Red Meat Is Even Worse for Your Heart Than We Thought, Says New Study
The debate over red meat has raged for a long time. Can it ever be good for you, or should it be avoided at all costs? Is a lean piece of steak a better choice than, say, a fried chicken thigh? The questions are endless. But a new study published in the American Heart Association's journal, Arteriosclerosis, Thrombosis, and Vascular Biology, offers the latest answer.
The research showed that consuming red meat led to a significant amount of higher-risk cardiovascular disease (CVD). In other words, most people should be wary of how much red meat they consume, but that's especially true for those with heart issues.
For this study, researchers measured levels of the metabolites—a substance made or used when the body breaks down food, drugs or chemicals, or its own tissue—in blood samples. Other factors examined were blood sugar, inflammation, blood pressure, and blood cholesterol. Researchers examined whether these factors also played a role in the elevated cardiovascular risk associated with red meat consumption.
The study used data from participants in a previous cardiovascular health study. Researchers compared the risk of CVD among participants who ate varying amounts of animal-sourced foods, including red meat, processed meat, fish, chicken, and eggs.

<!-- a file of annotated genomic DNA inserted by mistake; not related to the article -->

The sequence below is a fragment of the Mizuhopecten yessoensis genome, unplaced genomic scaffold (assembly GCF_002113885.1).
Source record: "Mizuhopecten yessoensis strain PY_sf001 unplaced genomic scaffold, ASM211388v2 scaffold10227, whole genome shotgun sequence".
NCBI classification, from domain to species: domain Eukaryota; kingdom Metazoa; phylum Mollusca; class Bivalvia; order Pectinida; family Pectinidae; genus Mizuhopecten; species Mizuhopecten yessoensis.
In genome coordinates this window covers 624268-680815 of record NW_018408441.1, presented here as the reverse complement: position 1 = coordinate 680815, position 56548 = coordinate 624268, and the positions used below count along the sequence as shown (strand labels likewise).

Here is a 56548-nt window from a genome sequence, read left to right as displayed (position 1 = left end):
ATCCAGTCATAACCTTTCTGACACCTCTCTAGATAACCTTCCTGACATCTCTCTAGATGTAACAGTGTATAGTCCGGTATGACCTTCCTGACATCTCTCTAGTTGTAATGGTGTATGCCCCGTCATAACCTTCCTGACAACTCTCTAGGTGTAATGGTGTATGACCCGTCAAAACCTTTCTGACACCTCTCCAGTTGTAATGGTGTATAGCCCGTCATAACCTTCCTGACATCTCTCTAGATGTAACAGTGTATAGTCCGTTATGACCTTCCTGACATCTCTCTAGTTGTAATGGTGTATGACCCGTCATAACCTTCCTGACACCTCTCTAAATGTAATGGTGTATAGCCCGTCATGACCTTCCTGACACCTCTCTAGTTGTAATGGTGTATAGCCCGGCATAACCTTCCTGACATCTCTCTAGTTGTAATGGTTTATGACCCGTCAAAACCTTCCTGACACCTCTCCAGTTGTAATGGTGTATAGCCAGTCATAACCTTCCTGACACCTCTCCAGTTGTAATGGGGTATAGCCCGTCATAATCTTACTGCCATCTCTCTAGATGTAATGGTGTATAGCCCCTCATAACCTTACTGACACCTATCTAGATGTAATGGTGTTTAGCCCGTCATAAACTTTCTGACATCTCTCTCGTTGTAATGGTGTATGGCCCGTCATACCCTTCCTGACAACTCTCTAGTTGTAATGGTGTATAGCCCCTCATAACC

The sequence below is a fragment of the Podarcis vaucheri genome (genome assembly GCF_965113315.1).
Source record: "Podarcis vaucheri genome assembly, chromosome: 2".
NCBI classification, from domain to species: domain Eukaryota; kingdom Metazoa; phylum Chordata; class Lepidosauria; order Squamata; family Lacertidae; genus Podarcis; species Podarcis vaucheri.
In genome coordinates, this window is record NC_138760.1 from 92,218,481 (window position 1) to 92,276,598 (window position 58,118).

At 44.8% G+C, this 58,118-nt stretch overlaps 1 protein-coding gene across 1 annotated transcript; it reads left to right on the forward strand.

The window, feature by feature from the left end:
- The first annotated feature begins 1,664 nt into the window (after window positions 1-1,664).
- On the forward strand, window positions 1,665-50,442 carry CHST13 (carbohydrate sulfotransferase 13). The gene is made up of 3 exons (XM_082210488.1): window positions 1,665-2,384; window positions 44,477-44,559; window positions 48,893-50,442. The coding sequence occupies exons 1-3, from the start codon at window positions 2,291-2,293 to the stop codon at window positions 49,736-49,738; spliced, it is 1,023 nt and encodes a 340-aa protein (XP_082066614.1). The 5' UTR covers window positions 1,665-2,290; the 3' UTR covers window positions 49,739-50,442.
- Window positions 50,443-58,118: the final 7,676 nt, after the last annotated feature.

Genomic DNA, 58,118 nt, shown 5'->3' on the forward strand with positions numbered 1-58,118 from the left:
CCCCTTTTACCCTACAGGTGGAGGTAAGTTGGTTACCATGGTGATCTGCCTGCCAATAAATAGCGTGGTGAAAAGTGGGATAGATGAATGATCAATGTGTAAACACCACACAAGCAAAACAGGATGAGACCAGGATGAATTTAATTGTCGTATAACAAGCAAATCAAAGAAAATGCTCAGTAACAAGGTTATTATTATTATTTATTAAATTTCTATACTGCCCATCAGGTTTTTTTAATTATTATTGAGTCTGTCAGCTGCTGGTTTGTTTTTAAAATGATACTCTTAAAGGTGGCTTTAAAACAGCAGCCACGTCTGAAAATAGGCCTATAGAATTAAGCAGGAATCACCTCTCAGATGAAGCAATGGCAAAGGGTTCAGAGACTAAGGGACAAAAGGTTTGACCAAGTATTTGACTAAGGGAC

The final research indicated that eating more red and processed meat was linked to a higher risk of atherosclerotic CVD. On average, that equated to a 22% higher risk per approximately 1.1 serving per day. Some of the red meats studied included beef, pork, bison, and venison.
About one-tenth of this elevated risk was attributed to the increase in the metabolite trimethylamine N-oxide (TMAO), found in the blood. TMAO contains high amounts of the chemical L-carnitine and is produced by gut bacteria to digest red meat. The same goes for the other related metabolites found.
Researchers also noticed that high blood sugar and inflammation may also contribute to the higher cardiovascular risk linked to red meat consumption. Factors not associated were blood pressure and cholesterol.
"This study had a very large sample size and was conducted over many years, which increases the usability of these results," says Molly Hembree, MS, RD, LD, and member of our Medical Expert Board.
According to Hembree, CVD continues to be the #1 killer among Americans. She believes evolving nutrition research in this field is exciting.
"It is helpful to keep in mind that researchers were able to figure that the alteration in this gut microbe metabolite accounts for about 1/10 of elevated CVD risk," she says. "It is a good reminder that many health habits matter. Not only reduction of red meat, but in reducing CVD risk."